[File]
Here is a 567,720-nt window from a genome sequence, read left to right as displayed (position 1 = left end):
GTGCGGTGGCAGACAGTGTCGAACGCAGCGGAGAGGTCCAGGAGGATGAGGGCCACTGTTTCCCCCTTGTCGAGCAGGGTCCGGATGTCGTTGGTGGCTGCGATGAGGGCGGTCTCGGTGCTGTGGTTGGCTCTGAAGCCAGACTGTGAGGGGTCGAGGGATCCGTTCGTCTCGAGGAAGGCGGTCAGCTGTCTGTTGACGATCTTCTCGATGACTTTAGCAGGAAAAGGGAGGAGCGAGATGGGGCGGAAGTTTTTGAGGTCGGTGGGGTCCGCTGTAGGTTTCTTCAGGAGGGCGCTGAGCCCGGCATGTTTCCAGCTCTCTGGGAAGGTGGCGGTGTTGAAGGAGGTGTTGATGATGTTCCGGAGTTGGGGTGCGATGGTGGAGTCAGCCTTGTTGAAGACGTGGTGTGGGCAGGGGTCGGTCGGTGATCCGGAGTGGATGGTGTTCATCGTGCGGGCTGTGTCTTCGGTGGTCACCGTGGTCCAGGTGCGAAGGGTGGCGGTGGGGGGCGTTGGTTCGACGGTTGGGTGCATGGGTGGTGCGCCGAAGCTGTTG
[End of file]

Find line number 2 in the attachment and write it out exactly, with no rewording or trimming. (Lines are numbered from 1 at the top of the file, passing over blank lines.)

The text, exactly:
GTGCGGTGGCAGACAGTGTCGAACGCAGCGGAGAGGTCCAGGAGGATGAGGGCCACTGTTTCCCCCTTGTCGAGCAGGGTCCGGATGTCGTTGGTGGCTGCGATGAGGGCGGTCTCGGTGCTGTGGTTGGCTCTGAAGCCAGACTGTGAGGGGTCGAGGGATCCGTTCGTCTCGAGGAAGGCGGTCAGCTGTCTGTTGACGATCTTCTCGATGACTTTAGCAGGAAAAGGGAGGAGCGAGATGGGGCGGAAGTTTTTGAGGTCGGTGGGGTCCGCTGTAGGTTTCTTCAGGAGGGCGCTGAGCCCGGCATGTTTCCAGCTCTCTGGGAAGGTGGCGGTGTTGAAGGAGGTGTTGATGATGTTCCGGAGTTGGGGTGCGATGGTGGAGTCAGCCTTGTTGAAGACGTGGTGTGGGCAGGGGTCGGTCGGTGATCCGGAGTGGATGGTGTTCATCGTGCGGGCTGTGTCTTCGGTGGTCACCGTGGTCCAGGTGCGAAGGGTGGCGGTGGGGGGCGTTGGTTCGACGGTTGGGTGCATGGGTGGTGCGCCGAAGCTGTTG